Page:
My Inky Dashboard

I saw a tweet from Andrew Godwin on New Year’s Day that included a picture of his eInk weather board display. I knew he had a three-colour one in the past, but I didn’t realise you could now get multi-colour ones. Some time ago, I had also been gifted a bare Raspberry Pi 3 that I had never got around to doing anything with.

One order from The Pi Hut later, I had a power cable, an HDMI cable, an SD card and a Pimoroni Inky Impression 5.7" 7-colour eInk HAT. An eInk screen doesn’t use any power to maintain its picture, at the cost of taking some time to refresh the picture (15 seconds in the case of this screen). The screen came with Girl Reading a Book by Lilla Cabot Perry pre-loaded, which was nice.

Setting up the Raspberry Pi was straightforward, though the NOOBS operating system installer gives a choice between Full, Normal, and Lite Raspberry Pi OS with no real explanation as to what the difference was. And it appears to be very hard to find out what the difference actually is – in the end I tracked down the stage package files in the image generation repository and decided upon Lite for now. [Aside: RISC OS is also in the list! Aww, memories.]

The Inky Impression connects to the Pi’s GPIO port, and comes with a small GPIO extender and stand offs that meant I could easily screw the Pi to the screen. Then, once I had SSH set up and could connect from my laptop, I then looked at getting the software to talk to the screen.

Pimoroni provide a bash script to run to install everything, but I never pipe scripts to bash, what do you take me for (I saw a GitHub issue somewhere that says they’re moving away from this as well), so I had a look at what the script did. It boiled down to only a few things:

# Enable SPI and I2C on the Raspberry Pi
sudo raspi-config nonint do_spi 0
sudo raspi-config nonint do_i2c 0
# Install some system packages
apt install python3-pip python3-rip.gpio python3-spidev python3-smbus python3-numpy python3-pil
# Install the inky python package from PyPI
pip install --user inky
# Clone the Inky repo with all the example scripts in it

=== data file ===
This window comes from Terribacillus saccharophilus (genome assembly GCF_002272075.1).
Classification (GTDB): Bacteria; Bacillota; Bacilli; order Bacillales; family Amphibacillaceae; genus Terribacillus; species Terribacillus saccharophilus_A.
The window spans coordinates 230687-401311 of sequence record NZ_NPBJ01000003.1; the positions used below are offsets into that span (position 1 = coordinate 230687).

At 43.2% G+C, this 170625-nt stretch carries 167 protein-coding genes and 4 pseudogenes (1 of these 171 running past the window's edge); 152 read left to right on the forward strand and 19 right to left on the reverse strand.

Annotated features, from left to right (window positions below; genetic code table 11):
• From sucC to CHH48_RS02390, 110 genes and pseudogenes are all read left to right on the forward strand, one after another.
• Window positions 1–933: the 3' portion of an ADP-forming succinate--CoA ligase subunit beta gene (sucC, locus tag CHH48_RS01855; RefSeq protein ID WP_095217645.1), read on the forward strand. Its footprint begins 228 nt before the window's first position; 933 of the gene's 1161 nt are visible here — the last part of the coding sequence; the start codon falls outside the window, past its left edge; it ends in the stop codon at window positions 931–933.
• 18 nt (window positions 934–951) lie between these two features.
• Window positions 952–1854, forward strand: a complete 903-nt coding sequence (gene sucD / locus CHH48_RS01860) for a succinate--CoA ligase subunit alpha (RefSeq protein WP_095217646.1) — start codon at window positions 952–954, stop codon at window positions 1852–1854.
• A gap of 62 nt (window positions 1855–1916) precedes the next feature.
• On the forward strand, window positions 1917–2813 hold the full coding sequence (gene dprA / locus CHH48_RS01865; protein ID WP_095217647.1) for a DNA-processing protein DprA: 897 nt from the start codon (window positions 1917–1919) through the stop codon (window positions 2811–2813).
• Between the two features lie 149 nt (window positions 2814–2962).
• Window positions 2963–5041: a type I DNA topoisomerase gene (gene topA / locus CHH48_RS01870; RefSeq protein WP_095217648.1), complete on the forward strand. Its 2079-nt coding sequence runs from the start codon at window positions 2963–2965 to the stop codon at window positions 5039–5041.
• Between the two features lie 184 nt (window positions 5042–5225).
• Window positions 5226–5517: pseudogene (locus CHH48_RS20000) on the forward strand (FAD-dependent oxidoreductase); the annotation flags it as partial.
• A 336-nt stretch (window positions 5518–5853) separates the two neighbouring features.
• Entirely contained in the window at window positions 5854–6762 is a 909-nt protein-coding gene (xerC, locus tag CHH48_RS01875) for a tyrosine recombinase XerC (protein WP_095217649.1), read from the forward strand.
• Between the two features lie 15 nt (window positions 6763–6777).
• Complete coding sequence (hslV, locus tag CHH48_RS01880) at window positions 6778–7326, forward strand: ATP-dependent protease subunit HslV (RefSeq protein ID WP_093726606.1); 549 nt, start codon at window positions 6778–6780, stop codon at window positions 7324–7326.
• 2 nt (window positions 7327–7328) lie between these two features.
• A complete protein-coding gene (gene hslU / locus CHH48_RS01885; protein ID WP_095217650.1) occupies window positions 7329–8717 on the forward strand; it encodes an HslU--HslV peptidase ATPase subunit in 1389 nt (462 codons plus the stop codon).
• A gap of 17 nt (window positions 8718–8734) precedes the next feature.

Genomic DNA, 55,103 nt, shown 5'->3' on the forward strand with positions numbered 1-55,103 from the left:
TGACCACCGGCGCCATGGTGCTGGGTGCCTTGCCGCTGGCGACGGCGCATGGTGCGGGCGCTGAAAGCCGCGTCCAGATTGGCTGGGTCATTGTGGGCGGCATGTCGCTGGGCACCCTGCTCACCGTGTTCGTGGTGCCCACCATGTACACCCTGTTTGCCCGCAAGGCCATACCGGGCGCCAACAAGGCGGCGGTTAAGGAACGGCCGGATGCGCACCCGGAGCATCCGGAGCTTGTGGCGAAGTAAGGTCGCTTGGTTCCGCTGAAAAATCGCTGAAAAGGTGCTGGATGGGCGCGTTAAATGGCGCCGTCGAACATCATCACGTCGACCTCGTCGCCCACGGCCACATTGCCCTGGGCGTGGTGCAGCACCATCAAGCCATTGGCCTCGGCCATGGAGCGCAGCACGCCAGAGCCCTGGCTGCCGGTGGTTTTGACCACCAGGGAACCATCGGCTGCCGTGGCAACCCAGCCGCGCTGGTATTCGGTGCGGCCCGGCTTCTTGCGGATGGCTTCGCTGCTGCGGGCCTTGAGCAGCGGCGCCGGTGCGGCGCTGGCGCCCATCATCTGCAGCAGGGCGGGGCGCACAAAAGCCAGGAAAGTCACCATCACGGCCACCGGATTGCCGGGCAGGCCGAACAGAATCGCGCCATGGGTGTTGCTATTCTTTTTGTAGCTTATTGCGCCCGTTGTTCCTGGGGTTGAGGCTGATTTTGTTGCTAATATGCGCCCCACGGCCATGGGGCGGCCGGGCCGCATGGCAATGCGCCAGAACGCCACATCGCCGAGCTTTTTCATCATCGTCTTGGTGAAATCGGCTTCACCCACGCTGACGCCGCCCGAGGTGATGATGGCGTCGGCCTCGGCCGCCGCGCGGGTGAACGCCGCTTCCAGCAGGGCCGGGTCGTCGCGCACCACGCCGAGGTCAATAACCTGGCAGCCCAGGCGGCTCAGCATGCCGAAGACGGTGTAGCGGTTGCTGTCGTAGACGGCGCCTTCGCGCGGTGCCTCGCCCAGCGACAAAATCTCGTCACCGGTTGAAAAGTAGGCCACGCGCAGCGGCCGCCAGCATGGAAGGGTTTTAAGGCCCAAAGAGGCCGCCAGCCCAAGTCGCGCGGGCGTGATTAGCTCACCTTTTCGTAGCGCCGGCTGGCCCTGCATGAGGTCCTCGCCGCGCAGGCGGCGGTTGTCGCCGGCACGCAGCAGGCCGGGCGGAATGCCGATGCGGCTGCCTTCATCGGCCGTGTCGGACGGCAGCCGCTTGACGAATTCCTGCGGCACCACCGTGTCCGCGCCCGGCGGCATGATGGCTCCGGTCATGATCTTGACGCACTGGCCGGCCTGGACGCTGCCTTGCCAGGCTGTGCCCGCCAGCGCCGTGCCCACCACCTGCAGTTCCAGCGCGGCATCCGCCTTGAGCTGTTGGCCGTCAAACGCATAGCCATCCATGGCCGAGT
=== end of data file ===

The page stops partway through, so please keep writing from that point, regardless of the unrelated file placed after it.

git clone -b v1.3.1

I then had a fun time running the examples and seeing things display on the screen, from photographs to stripes. It’s alive!

But I also liked Andrew’s weather display. Kindly he had put the code he had written on GitHub so I took a copy, installed the necessary pieces, and changed it to be in my location. It all worked smoothly – although it was at this point I was also restarting nginx on and made the mistake of shutting down that entire server, rather than my Raspberry Pi…

Having got it all up and running, I wanted to start to make some customisations. If not now, I will probably never get round to it! So I wrote some code to use UK holidays, a different font, and then three actual differences:

I am undecided how to run the code at present – Andrew has a server that his Pi fetches the generated image from, but I think I might just run it all on the Pi for now. I also haven’t mentioned the buttons – the screen has four physical buttons down the side that you can write code to detect and act on. All I’ve done so far with that is pushing the top button causes a reload/refresh of the screen with the latest information.

The near future will probably be debugging all the edge cases I have missed with my changes, as always, but after that I’m not sure – the main thing I think is missing is to remember what time school pickup is, as that changes daily, so I might try and stick that in somewhere.